No. Light, UL, SUL, XUL has nothing to do with where you get gear. While it is true that REI or EMS or similar places carry some light weight gear, the majority of available options at those places make UL fairly incidental.
Example: A true specialty store would have a variety of stoves weighing less than 4oz running on a variety of fuels. REI for example does not carry a penny stove, or, a white box stove or a gram cracker stove. They do not carry a Caldera Cone. They do not carry a 10-12 stove. Nor can you buy alchohol fuel from them. The would much rather you spend ~$5 a pop for a canister for a weekend outing, knowing no one is ever in danger if the stove breaks. Clothing is what they really like to sell you. Why is that? It likely has a lot to do with a large profit margin and they can reinforce "style" changes. The bears don't care about style. An old down jacket works about as well as it did 10 years ago. Not what they want to hear. They would rather sell you a new jacket every other year.
UL backpacker to a regular backpacker is a lot like a fly fisherman to a regular fisherman. The stress is on skill and knowledge. Not on gear. A 3oz packet of feathers and a few sizes of hooks lets you tie most flies as you go. Why would you spend hundreds of dollars on lures? A 5 cent hook and 10 cents worth of thread and feathers will do as well as an 8 dollar lure in most cases. The skill is in knowing what to tie and how to tie it. The skill is knowing how to cast and present a fly or nymph or streamer to the fish.
Does this mean gear is unimportant? No. I UL backpacker still likes his gear. He usually has some good stuff, because he has fewer items. He will spend $400-500 on a good bag because he likes the weight. NOT because he likes the warmth. There are a LOT of bags that are warm at 20F, and a lot that are less dollars. He can often offset part of the price with a less expensive gear elswhere. A typical UL pack (say a Gossamer Gear Gorilla) goes for about $200. A typical Deuter backpack will cost ~300.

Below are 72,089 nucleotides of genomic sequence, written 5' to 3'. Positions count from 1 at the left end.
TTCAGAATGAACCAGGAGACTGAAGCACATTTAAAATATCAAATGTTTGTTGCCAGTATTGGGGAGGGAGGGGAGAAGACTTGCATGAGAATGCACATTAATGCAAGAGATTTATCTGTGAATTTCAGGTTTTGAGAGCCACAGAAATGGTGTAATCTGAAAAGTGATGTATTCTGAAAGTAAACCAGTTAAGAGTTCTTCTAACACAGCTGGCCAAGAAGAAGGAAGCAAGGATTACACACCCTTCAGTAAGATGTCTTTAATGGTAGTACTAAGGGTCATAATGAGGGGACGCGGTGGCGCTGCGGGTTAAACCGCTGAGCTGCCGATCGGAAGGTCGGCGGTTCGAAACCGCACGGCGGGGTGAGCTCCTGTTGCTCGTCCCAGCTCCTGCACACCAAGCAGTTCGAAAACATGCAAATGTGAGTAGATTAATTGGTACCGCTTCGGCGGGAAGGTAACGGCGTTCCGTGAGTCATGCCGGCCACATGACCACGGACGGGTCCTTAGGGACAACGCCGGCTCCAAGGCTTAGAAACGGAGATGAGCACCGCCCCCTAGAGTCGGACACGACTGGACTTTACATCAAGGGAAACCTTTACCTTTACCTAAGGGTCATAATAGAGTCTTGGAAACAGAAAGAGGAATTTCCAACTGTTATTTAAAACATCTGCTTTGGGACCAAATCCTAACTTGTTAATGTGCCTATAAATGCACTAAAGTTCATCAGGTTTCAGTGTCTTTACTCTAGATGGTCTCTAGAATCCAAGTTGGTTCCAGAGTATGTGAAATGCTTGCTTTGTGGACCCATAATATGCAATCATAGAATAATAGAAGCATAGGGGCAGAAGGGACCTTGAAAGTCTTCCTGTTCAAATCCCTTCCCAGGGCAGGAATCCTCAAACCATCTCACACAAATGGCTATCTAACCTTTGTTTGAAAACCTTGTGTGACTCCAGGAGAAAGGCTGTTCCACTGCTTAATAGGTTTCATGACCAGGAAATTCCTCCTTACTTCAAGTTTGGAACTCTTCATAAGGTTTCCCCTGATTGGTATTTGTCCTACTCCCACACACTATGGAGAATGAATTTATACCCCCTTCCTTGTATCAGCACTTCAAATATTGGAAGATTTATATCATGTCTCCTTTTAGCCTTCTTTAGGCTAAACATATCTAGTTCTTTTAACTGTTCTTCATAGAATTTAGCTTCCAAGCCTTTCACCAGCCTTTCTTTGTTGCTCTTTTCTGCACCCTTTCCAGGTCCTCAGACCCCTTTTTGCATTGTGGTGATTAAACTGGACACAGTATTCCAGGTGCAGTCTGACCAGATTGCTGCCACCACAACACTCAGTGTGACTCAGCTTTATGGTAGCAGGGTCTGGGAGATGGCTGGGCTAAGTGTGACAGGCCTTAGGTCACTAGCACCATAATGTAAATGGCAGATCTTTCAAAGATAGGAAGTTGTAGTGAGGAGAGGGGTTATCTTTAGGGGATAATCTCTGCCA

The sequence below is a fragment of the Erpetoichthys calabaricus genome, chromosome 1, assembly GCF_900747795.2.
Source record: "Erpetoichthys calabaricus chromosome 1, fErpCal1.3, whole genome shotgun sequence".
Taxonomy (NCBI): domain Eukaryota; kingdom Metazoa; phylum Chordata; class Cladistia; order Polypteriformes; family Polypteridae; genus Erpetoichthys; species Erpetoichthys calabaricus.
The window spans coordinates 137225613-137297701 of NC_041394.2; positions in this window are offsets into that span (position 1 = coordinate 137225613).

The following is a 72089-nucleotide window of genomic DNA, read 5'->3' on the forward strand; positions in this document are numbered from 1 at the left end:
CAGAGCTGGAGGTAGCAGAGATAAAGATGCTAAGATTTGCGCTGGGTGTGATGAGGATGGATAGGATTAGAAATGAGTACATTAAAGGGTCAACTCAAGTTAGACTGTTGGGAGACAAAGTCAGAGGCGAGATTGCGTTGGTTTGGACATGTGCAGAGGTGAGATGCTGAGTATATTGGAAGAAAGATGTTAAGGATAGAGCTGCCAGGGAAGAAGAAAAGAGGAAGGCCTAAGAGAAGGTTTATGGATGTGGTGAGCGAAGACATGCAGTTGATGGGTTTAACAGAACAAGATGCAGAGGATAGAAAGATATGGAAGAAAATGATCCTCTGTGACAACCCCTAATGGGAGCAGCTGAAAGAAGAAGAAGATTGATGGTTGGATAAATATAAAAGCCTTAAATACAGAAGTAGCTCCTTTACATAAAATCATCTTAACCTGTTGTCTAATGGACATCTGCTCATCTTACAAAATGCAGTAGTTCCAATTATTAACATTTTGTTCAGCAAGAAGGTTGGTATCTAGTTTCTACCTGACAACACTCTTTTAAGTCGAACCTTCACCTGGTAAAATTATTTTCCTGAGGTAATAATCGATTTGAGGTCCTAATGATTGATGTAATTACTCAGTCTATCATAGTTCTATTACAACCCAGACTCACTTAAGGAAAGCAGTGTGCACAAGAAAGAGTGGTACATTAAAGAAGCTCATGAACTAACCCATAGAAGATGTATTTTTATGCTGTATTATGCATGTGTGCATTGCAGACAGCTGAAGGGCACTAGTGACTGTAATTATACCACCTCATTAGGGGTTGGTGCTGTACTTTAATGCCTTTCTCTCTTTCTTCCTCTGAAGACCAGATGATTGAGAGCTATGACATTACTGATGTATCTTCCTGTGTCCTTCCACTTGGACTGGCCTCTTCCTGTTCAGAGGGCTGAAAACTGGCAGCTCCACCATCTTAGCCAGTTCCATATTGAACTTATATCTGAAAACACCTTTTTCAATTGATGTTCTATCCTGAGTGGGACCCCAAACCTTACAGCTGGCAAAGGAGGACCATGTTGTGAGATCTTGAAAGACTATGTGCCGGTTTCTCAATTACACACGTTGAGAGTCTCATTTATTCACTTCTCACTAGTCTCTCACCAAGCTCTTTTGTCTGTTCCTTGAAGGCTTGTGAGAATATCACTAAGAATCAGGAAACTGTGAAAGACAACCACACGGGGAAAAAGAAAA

A full tent will cost around $300(or more,) a simple UL tarp costs less than $75. A simple soda can stove costs 10 cents, a Caffin canister stove costs over $150. The point is, with the skill set to go ultra light, gear essentals become easily identified and allows you to get better gear and be MORE comfortable in the woods than a regular backpacker. But, the UL gear will typically require some skill with it's use.
Once these skils are developed, it is hard to imagine a 20pound base weight being comfortable. You go to REI and find nothing that will improve on sub 10 pound. And, you start looking at technique, skills, and methodology. I never consider myself as a UL backpacker. I tried for many years to hit that goal. About 9-10 years ago I decided to weigh stuff, again. WOW. I was at 9 pounds! I have lightened up more since, but I never bother checking, it varies for every trip out (depends on conditions, and activity.) It is a nice number, but I know it is not really UL. There is stuff in my pack I use once or twice per trip, usually one or two weeks. I carry spares(batteries, line, tape, etc.) I don't bother stripping this stuff out for a weekend. No, I am not a UL backpacker. Like I say, it doesn't seem important, because every trip out (at least every 3 season trip out) is UL by the numbers. But, I know they are not. I fail to follow the UL philosophy.